• A new, interesting idea: Giving tax breaks to companies that help students pay off their debt.

Although each one has different effects in terms of who it helps, the overall net effect is the same: making it easier to acquire money to go to college.

A large number of advocates who are currently in college start from the assumption that college is for everyone. This is an honest mistake, which is likely the result of generalizing their own experience (they chose college) onto everyone. It is also likely a result of those advocates mistakenly equating the idea that “education is good for everyone”, with college is good for everyone. The first phrase is almost certainly true. For the individual, education increases their marginal product of labor, that is it makes them able to produce things more efficiently, as they are able to use better tools with better skill. If you accept, at least loosely, that a person’s real wage is equal to their marginal product of labor, than this increase means they are unequivocally better off.

But education is a broad term, and college attending lobbyists assume that it only means a liberal arts education. In truth, a liberal arts education is only a small subset of the things that count as education. Technical schools, internships, jobs, military service, self-training, Khan Academy, and so many other things are sources of education. All of them can equip people to increase their own skills and therefore increase their wage. All of them enable people to increase American output. They are no more of less honorable or useful than a traditional college degree. And in many cases, they may be more useful.

This is because when someone decides how to increase their human capital through education, they not only consider benefits but also costs. And in a pure market, internships and apprenticeships, while perhaps lower in benefits, are also lower in cost. They do not require a person to give up working fulltime, and they rarely involve paying tuition. In our current market, the government has subsidized liberal arts degrees while disadvantaging internship and apprenticeship opportunities.

The subsidization of liberal arts degrees is through loan forgiveness, federal grants, and held down interest rates. The disadvantaging of internships is indirect. The mechanism is the national and state wide minimum wage laws. Such laws prevent a business from hiring someone in a training position for a low wage. In many cases they force young people to accept volunteer positions with some educational benefit, which at times requires college enrollment (in order to receive credit).

The true travesty of this situation plays out when one connects the dots. Since federal aid is spent mainly on liberal arts education, and federal aid is paid for with tax dollars from U.S. companies and working individuals, it means that we are making some of the working individuals pay for the degrees of those in college. Further, we are making companies pay for degrees, when that tax money could have been used by the company to hire paid interns.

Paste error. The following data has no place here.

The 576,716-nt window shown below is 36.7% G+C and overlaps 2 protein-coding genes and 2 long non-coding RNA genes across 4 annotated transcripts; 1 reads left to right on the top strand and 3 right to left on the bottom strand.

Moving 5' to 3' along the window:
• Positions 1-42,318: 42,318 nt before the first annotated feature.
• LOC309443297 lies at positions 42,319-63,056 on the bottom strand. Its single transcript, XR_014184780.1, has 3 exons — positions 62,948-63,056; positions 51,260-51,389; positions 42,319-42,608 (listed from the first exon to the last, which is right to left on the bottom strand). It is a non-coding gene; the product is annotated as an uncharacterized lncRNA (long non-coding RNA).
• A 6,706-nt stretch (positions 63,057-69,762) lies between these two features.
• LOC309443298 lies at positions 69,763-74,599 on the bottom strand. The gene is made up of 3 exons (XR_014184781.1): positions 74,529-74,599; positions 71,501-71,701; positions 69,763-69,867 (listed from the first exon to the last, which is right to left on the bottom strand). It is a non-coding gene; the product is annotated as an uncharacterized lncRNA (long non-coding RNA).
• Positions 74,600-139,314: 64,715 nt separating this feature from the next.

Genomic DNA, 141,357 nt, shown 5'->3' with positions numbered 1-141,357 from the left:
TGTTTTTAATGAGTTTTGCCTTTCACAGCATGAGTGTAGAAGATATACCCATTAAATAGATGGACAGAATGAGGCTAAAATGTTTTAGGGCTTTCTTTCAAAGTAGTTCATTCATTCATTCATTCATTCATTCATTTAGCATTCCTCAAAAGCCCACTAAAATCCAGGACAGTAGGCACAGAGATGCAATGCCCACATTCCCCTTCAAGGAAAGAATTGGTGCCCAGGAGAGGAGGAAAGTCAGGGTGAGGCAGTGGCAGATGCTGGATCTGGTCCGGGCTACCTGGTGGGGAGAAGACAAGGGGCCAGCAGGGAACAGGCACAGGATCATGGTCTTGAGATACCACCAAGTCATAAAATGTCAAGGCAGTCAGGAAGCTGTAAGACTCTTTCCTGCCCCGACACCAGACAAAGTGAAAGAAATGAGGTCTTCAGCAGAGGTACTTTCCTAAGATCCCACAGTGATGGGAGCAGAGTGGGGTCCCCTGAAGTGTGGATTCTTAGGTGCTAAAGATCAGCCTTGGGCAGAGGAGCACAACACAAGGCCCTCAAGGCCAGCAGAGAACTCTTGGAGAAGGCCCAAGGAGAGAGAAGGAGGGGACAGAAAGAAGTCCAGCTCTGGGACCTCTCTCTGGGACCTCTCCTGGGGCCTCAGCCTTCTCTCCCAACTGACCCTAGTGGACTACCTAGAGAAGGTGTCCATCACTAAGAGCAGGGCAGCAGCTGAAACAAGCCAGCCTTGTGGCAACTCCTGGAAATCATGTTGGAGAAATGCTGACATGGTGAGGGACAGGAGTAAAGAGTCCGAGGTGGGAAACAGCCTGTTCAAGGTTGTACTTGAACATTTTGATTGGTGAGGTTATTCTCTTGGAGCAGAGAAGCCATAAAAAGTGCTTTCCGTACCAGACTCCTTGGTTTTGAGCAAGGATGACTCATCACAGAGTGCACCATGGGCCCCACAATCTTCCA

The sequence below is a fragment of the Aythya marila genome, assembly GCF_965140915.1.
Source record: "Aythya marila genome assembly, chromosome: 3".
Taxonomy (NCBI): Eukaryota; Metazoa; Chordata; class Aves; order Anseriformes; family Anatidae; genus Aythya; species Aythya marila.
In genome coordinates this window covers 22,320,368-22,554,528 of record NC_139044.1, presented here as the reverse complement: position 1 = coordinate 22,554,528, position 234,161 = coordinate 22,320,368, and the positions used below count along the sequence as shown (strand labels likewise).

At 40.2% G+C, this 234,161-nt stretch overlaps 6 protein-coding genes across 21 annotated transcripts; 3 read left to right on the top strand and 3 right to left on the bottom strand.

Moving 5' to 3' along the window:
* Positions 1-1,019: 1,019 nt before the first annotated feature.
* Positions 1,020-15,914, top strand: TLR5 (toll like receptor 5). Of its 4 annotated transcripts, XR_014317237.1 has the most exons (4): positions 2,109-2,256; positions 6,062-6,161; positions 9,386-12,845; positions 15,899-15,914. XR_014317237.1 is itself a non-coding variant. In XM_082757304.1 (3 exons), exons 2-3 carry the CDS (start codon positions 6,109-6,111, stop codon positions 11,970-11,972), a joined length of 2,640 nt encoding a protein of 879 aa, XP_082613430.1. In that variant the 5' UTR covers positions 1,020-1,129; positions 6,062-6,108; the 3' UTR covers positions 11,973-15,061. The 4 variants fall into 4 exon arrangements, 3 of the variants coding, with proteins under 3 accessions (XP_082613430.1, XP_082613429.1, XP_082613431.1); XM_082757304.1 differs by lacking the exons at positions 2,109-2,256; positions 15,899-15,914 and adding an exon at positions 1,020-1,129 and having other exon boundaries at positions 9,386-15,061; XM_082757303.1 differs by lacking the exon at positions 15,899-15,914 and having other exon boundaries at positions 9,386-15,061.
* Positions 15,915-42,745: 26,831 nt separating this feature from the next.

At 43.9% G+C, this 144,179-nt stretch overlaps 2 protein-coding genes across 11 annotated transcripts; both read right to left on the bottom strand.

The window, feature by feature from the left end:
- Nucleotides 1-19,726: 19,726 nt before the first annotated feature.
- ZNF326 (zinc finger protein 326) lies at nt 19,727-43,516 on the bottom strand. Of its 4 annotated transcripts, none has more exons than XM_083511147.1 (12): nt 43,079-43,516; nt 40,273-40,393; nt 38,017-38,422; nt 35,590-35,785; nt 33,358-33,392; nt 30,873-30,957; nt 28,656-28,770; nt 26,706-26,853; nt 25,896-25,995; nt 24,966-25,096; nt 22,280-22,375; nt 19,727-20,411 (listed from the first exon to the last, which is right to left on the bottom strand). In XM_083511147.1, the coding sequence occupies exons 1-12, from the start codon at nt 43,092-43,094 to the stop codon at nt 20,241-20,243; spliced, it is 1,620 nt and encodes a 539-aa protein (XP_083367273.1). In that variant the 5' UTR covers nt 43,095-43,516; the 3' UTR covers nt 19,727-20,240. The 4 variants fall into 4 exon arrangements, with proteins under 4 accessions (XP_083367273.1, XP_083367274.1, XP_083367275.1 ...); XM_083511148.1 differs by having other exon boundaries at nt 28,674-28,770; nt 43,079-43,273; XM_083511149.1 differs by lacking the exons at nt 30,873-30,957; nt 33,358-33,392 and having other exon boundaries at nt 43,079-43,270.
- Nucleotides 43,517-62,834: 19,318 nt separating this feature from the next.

So to return to the original proposition: The higher education funding discussion is premised on a narrow view of education. And, as I have argued, this is mainly because the lobbying movement is composed of people currently in college. This drives the conversation towards further subsidization of one type of education. As I will show in my next post, the current solutions are only more of what we are already doing. And what we are already doing is driving the inefficiency of modern universities.

The Silver Bullet: How Free Markets Can Win Back the Millennial Generation

Freedom, specifically economic freedom, has a pr problem. For the past few decades, advocates of government regulation and state planning have successfully re-branded free markets as the philosophy of the past. In a two pronged attack, economists, educators, and politicians deftly chalked the 2009 crash up as a failure of the private sector, while rewriting history to portray market excess as the driver of the Great Depression. At the same time, progressive policies, like mandated health insurance, sky high minimum wages, trade restrictions, and new taxes gained political and cultural traction.

Enter millennials: a group of individuals, of which I am a part, who grew up during the pinnacle of this brave new age. We saw the mortgage bubble rise and fall. We immersed ourselves in the new wave of technological innovation, and we absorbed the media that came along with it. The reality is that progressive or pro-government messages have won the ground war. From influential, sexy economics books like Piketty’s Capital in the Twenty First Century, to well-produced Buzzfeed and AJ+ videos, the left has managed to blame capitalism for wealth inequality and present government as not only innocent, but as the savior. All the while, well managed and culturally relevant messaging is selling to America the idea that free markets and individual choice are ideas for the dustbin of history.

But there is a silver lining to this situation. First, the narrative that has been winning the millennial war is wrong.  It was not free markets that destroyed economic prosperity in the 30s and again in 2009. Any examination of the Smoot-Hartley Tariff, government subsidization of the mortgage industry, tight and lax monetary policy, and massive government intervention will tell a more nuanced story. It is not economic freedom that restrains wages and crushes advancement: it is regulation, union monopolies, minimum wages, corporate subsidization, state licensing requirements, and government paternalism. Of course, some of these ideas are debatable. But others, like the economic benefits of right to work legislation, are almost foregone conclusions.